On April 30, 1789, George Washington became the first president of the United States. “As the first of every thing, in our situation will serve to establish a Precedent,” he wrote James Madison, “it is devoutly wished on my part, that these precedents may be fixed on true principles.”

Born February 22, 1732 into a Virginia planter family, Washington pursued two interests: military arts and western expansion. At 16 he helped survey Shenandoah lands. In 1754, he fought the first skirmishes of the French and Indian War. He escaped injury although four bullets ripped his coat and two horses were shot from under him.

From 1759 to the outbreak of the American Revolution, Washington managed his lands at Mount Vernon and served in the Virginia House of Burgesses. He devoted himself to a busy life. Like his fellow planters, Washington felt exploited by British merchants and regulations. He moderately but firmly voiced his resistance to the restrictions.

When the Second Continental Congress assembled in Philadelphia in May 1775, Washington was elected commander in chief of the Continental Army. He took his ill-trained troops and embarked upon a war that lasted six grueling years. Finally in 1781 – with the aid of French allies – he forced the surrender of Cornwallis at Yorktown.

Washington longed to retire to his fields at Mount Vernon. But the nation under its Articles of Confederation was not functioning well, so he became a prime mover in the steps leading to the Constitutional Convention at Philadelphia in 1787. When the new Constitution was ratified, the Electoral College unanimously elected him president.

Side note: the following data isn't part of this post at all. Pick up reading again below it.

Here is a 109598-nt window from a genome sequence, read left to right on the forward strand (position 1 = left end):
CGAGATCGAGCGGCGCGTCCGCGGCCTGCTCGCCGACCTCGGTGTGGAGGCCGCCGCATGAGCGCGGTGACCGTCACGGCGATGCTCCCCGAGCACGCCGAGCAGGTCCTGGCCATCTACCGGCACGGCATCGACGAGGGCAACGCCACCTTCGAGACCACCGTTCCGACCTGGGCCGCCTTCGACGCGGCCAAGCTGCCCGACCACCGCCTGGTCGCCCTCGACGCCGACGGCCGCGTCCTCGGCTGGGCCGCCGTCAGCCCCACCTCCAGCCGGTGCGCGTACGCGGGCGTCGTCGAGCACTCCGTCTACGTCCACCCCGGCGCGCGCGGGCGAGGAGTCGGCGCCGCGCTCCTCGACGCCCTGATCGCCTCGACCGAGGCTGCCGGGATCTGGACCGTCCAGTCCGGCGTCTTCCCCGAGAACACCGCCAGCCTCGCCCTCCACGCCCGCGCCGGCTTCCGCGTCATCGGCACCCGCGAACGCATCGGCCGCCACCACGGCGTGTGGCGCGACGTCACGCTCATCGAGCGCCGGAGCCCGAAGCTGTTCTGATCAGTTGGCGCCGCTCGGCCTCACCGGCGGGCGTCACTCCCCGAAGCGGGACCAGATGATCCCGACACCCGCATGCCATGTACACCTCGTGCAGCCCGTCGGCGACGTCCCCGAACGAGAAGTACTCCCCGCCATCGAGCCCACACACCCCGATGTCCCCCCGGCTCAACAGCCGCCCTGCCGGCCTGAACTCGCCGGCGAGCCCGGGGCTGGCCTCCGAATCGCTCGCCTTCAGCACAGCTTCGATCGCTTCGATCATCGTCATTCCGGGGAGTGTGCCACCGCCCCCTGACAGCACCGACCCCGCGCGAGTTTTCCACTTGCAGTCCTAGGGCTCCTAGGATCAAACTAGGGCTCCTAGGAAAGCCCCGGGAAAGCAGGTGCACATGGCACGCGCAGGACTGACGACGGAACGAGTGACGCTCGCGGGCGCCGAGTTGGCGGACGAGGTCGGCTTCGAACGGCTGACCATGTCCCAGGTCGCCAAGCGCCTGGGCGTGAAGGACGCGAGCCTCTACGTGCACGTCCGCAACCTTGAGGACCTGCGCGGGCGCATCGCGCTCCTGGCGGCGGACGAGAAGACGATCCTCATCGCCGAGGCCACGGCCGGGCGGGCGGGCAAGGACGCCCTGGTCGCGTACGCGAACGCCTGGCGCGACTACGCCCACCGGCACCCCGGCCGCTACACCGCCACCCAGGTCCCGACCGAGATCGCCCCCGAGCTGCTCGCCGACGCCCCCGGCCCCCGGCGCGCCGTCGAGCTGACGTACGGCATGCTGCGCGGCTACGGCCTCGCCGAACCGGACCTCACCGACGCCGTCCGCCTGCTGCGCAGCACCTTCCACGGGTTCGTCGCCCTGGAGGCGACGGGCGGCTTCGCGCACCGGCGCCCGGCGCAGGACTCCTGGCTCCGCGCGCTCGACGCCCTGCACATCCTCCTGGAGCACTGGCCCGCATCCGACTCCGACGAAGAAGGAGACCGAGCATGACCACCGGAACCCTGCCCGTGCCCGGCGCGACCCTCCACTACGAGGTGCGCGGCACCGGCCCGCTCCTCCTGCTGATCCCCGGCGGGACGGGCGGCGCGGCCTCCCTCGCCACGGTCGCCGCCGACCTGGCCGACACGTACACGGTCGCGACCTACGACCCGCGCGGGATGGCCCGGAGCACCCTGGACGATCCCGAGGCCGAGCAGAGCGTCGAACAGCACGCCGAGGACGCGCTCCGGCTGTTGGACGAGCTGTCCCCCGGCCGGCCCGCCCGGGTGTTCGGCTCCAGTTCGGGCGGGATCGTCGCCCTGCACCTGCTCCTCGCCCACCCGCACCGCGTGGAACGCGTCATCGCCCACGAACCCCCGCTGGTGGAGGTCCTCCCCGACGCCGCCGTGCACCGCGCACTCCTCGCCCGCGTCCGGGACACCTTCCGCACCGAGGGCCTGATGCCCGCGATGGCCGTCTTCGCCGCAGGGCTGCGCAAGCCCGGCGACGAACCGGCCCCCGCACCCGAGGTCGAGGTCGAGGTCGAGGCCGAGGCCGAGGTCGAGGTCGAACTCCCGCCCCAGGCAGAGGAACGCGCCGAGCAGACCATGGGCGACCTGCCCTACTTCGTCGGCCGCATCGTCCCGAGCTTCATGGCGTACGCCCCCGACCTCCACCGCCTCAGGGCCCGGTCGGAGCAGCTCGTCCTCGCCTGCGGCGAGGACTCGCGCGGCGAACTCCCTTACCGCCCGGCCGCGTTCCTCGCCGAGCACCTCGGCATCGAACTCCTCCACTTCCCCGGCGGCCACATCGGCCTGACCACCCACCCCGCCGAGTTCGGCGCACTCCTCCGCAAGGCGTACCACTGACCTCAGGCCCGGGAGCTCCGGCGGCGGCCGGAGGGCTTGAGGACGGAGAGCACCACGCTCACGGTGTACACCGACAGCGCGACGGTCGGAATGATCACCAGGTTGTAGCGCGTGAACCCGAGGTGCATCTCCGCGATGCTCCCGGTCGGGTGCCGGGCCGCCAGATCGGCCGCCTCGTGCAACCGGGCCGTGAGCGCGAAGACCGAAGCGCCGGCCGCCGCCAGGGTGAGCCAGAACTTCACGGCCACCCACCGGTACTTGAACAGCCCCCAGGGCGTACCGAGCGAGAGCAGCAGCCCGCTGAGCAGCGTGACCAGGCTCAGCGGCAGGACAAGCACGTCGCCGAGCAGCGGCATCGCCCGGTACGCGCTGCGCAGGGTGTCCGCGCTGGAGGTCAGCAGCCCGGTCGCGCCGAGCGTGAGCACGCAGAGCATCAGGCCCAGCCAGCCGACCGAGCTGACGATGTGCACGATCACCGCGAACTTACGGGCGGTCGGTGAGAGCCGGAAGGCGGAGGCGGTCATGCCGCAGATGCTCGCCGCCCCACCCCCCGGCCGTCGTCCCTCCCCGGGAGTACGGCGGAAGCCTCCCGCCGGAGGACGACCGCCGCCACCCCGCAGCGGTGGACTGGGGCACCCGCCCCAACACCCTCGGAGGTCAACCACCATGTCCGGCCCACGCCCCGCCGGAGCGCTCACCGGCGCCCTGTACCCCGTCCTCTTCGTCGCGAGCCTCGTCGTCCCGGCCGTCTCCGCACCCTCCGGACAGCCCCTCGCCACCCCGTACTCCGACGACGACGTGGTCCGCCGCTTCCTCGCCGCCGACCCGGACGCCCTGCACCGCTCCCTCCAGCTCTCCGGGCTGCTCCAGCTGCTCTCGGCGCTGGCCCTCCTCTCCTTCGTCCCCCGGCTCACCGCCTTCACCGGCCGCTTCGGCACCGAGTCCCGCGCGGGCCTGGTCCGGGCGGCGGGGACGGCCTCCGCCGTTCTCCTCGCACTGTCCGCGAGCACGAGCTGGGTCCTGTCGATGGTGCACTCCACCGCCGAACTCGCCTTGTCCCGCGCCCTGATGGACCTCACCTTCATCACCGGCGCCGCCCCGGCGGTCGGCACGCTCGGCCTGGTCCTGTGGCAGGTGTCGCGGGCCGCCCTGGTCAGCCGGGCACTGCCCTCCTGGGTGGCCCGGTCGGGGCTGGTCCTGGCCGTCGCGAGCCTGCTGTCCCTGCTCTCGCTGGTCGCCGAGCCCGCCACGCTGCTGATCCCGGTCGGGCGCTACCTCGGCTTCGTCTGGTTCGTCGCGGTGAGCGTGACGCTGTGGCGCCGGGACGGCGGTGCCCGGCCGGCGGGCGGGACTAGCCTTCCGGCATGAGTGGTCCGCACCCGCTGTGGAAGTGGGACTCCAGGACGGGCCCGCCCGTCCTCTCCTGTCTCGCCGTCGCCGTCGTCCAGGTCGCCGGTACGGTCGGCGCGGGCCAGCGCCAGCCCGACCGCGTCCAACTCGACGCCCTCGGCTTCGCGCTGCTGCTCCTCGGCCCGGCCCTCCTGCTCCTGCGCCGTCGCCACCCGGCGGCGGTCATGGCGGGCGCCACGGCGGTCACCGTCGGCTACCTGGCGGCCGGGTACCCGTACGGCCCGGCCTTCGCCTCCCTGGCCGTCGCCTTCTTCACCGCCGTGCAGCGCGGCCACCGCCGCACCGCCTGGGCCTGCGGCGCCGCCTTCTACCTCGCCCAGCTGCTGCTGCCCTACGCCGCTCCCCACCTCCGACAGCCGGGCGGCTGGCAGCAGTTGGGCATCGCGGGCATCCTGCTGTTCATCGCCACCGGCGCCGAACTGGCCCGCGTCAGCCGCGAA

He did not infringe upon the policy-making powers he felt the Constitution gave Congress. But the determination of foreign policy became a preponderantly presidential concern. When the French Revolution led to a major war between France and England, Washington insisted upon a neutral course until the United States could grow stronger.

To his disappointment, two parties were developing by the end of his first term. Weary of politics, he retired at the end of his second. In his Farewell Address, he urged his countrymen to forswear any excessive party spirit and geographical distinctions. In foreign affairs, he warned against long-term alliances.

Washington enjoyed less than three years of retirement at Mount Vernon, where he died of a throat infection on December 14, 1799.

Permission granted to re-post by The White House Historical Association